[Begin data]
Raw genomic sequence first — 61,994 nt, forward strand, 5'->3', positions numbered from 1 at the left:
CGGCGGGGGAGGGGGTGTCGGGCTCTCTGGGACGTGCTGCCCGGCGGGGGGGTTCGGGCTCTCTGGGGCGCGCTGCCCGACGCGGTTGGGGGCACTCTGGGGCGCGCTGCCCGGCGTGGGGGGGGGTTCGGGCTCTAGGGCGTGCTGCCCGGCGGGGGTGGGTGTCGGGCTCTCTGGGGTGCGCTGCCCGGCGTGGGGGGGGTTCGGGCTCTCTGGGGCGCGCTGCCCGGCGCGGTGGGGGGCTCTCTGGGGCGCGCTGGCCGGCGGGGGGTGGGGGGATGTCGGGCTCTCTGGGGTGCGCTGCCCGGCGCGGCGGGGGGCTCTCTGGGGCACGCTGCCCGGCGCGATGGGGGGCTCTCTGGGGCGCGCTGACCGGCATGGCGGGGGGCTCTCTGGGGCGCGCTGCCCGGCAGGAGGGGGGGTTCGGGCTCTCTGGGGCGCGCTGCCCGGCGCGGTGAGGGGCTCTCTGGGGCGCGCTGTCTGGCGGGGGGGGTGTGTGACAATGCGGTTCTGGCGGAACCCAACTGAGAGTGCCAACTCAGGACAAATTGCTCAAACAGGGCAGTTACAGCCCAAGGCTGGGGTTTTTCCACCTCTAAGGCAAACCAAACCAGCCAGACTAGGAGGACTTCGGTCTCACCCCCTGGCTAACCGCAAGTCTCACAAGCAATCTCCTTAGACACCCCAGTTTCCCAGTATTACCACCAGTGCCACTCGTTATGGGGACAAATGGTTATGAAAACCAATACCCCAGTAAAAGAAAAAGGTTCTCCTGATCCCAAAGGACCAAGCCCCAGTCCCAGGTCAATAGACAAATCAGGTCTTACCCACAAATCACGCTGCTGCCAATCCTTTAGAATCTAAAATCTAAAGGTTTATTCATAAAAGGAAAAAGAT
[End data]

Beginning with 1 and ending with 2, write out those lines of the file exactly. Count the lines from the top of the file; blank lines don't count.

Raw genomic sequence first — 61,994 nt, forward strand, 5'->3', positions numbered from 1 at the left:
CGGCGGGGGAGGGGGTGTCGGGCTCTCTGGGACGTGCTGCCCGGCGGGGGGGTTCGGGCTCTCTGGGGCGCGCTGCCCGACGCGGTTGGGGGCACTCTGGGGCGCGCTGCCCGGCGTGGGGGGGGGTTCGGGCTCTAGGGCGTGCTGCCCGGCGGGGGTGGGTGTCGGGCTCTCTGGGGTGCGCTGCCCGGCGTGGGGGGGGTTCGGGCTCTCTGGGGCGCGCTGCCCGGCGCGGTGGGGGGCTCTCTGGGGCGCGCTGGCCGGCGGGGGGTGGGGGGATGTCGGGCTCTCTGGGGTGCGCTGCCCGGCGCGGCGGGGGGCTCTCTGGGGCACGCTGCCCGGCGCGATGGGGGGCTCTCTGGGGCGCGCTGACCGGCATGGCGGGGGGCTCTCTGGGGCGCGCTGCCCGGCAGGAGGGGGGGTTCGGGCTCTCTGGGGCGCGCTGCCCGGCGCGGTGAGGGGCTCTCTGGGGCGCGCTGTCTGGCGGGGGGGGTGTGTGACAATGCGGTTCTGGCGGAACCCAACTGAGAGTGCCAACTCAGGACAAATTGCTCAAACAGGGCAGTTACAGCCCAAGGCTGGGGTTTTTCCACCTCTAAGGCAAACCAAACCAGCCAGACTAGGAGGACTTCGGTCTCACCCCCTGGCTAACCGCAAGTCTCACAAGCAATCTCCTTAGACACCCCAGTTTCCCAGTATTACCACCAGTGCCACTCGTTATGGGGACAAATGGTTATGAAAACCAATACCCCAGTAAAAGAAAAAGGTTCTCCTGATCCCAAAGGACCAAGCCCCAGTCCCAGGTCAATAGACAAATCAGGTCTTACCCACAAATCACGCTGCTGCCAATCCTTTAGAATCTAAAATCTAAAGGTTTATTCATAAAAGGAAAAAGAT